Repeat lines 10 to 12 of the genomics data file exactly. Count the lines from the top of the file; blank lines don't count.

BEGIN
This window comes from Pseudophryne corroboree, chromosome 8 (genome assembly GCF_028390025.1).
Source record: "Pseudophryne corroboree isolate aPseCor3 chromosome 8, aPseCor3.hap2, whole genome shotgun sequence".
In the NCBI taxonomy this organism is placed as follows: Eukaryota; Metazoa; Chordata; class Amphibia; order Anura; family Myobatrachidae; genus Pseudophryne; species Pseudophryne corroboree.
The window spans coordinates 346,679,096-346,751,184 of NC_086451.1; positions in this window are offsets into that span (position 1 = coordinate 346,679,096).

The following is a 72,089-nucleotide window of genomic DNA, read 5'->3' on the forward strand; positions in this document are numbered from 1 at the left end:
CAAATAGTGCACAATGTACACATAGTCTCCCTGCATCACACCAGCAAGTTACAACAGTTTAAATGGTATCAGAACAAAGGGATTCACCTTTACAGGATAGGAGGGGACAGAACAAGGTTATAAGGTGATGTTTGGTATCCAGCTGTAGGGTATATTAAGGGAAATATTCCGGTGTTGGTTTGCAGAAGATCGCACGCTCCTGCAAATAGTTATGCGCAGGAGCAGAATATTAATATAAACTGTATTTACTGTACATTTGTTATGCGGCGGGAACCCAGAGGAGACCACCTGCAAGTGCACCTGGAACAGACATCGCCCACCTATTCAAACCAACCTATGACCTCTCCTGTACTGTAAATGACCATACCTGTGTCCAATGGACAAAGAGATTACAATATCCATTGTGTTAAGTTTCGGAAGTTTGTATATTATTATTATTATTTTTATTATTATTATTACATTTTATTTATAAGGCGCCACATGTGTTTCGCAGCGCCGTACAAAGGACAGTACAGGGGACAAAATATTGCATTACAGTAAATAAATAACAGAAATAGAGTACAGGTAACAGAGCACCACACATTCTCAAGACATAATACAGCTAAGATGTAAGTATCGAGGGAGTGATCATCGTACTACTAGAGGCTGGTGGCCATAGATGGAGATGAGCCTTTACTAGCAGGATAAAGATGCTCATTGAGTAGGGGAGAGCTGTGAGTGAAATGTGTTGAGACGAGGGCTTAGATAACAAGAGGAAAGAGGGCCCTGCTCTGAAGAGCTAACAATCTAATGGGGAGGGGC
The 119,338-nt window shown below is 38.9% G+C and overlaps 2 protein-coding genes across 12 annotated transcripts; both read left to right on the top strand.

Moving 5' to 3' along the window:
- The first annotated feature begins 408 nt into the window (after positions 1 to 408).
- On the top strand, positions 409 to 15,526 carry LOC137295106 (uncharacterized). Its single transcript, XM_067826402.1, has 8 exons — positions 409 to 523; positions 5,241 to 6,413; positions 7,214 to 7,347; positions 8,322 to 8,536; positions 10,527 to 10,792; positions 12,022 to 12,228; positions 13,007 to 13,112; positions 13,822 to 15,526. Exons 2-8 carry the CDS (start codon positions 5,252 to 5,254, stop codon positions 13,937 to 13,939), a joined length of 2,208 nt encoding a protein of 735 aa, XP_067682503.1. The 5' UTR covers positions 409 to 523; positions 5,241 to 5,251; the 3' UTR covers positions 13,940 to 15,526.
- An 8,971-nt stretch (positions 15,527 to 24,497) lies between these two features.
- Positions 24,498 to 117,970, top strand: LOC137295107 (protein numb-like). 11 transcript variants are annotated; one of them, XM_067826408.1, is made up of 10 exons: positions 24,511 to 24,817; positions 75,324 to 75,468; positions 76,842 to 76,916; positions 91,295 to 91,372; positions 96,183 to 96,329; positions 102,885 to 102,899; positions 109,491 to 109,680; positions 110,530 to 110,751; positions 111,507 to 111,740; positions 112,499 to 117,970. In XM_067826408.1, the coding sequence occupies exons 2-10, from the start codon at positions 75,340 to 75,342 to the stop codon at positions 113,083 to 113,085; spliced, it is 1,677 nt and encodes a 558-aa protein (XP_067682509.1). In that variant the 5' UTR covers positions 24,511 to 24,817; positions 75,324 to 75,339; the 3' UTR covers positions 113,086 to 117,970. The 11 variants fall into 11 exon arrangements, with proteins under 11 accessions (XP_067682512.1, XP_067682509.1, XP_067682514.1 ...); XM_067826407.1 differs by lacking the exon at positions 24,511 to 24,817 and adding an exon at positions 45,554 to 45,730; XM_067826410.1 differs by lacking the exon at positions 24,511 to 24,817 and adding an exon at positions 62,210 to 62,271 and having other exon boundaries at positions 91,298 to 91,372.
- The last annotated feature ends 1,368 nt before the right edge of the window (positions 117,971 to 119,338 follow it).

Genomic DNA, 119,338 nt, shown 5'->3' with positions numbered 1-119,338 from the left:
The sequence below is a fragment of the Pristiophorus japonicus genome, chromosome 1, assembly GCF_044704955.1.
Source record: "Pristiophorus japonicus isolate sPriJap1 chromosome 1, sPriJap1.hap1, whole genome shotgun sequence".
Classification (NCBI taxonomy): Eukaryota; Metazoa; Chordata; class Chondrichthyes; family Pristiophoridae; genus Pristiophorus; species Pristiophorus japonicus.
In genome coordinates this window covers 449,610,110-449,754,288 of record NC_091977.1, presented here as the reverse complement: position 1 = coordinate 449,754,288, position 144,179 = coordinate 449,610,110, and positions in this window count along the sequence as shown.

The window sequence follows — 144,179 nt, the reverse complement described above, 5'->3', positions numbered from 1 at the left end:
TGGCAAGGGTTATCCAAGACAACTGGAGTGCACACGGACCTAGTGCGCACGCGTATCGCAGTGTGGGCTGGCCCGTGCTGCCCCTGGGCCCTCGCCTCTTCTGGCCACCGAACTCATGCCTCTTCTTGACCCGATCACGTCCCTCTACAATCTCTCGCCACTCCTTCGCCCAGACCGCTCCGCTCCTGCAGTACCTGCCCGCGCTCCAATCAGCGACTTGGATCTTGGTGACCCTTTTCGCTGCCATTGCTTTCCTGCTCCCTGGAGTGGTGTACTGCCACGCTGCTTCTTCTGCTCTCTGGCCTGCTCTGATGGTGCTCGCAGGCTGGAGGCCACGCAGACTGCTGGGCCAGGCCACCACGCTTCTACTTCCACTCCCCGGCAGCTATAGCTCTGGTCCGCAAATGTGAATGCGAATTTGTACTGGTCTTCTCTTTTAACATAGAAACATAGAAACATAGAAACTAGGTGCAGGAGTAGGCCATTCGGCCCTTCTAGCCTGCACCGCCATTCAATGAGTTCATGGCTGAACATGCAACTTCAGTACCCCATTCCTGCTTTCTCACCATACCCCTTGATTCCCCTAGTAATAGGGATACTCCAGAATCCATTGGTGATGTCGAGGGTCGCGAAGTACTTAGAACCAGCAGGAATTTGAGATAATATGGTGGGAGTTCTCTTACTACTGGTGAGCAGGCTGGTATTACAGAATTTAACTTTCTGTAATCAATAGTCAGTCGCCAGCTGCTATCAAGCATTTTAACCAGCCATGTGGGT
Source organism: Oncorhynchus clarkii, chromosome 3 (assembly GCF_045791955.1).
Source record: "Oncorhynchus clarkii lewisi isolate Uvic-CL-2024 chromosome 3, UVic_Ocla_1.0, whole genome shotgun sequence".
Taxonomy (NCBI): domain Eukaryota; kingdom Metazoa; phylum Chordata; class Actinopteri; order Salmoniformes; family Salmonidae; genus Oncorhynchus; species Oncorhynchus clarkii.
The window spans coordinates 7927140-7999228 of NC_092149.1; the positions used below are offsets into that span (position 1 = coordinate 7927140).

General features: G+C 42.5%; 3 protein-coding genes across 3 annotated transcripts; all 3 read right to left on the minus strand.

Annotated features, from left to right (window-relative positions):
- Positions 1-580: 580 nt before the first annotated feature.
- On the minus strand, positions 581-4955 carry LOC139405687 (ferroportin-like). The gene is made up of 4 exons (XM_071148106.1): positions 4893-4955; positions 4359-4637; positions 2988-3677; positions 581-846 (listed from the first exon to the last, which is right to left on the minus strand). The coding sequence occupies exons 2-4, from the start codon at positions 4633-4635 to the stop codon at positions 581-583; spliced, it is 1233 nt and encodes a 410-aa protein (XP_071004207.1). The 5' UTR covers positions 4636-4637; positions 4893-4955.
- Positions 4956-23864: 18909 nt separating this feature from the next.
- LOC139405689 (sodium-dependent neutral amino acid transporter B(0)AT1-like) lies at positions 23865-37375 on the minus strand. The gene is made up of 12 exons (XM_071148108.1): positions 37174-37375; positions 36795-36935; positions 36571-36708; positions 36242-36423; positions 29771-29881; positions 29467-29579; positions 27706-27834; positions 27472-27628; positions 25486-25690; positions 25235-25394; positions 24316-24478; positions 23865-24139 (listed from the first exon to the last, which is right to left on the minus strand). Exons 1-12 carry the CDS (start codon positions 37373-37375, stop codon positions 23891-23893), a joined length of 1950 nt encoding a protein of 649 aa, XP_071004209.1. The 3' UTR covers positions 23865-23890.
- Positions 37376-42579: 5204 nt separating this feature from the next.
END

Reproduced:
- On the top strand, positions 409 to 15,526 carry LOC137295106 (uncharacterized). Its single transcript, XM_067826402.1, has 8 exons — positions 409 to 523; positions 5,241 to 6,413; positions 7,214 to 7,347; positions 8,322 to 8,536; positions 10,527 to 10,792; positions 12,022 to 12,228; positions 13,007 to 13,112; positions 13,822 to 15,526. Exons 2-8 carry the CDS (start codon positions 5,252 to 5,254, stop codon positions 13,937 to 13,939), a joined length of 2,208 nt encoding a protein of 735 aa, XP_067682503.1. The 5' UTR covers positions 409 to 523; positions 5,241 to 5,251; the 3' UTR covers positions 13,940 to 15,526.
- An 8,971-nt stretch (positions 15,527 to 24,497) lies between these two features.
- Positions 24,498 to 117,970, top strand: LOC137295107 (protein numb-like). 11 transcript variants are annotated; one of them, XM_067826408.1, is made up of 10 exons: positions 24,511 to 24,817; positions 75,324 to 75,468; positions 76,842 to 76,916; positions 91,295 to 91,372; positions 96,183 to 96,329; positions 102,885 to 102,899; positions 109,491 to 109,680; positions 110,530 to 110,751; positions 111,507 to 111,740; positions 112,499 to 117,970. In XM_067826408.1, the coding sequence occupies exons 2-10, from the start codon at positions 75,340 to 75,342 to the stop codon at positions 113,083 to 113,085; spliced, it is 1,677 nt and encodes a 558-aa protein (XP_067682509.1). In that variant the 5' UTR covers positions 24,511 to 24,817; positions 75,324 to 75,339; the 3' UTR covers positions 113,086 to 117,970. The 11 variants fall into 11 exon arrangements, with proteins under 11 accessions (XP_067682512.1, XP_067682509.1, XP_067682514.1 ...); XM_067826407.1 differs by lacking the exon at positions 24,511 to 24,817 and adding an exon at positions 45,554 to 45,730; XM_067826410.1 differs by lacking the exon at positions 24,511 to 24,817 and adding an exon at positions 62,210 to 62,271 and having other exon boundaries at positions 91,298 to 91,372.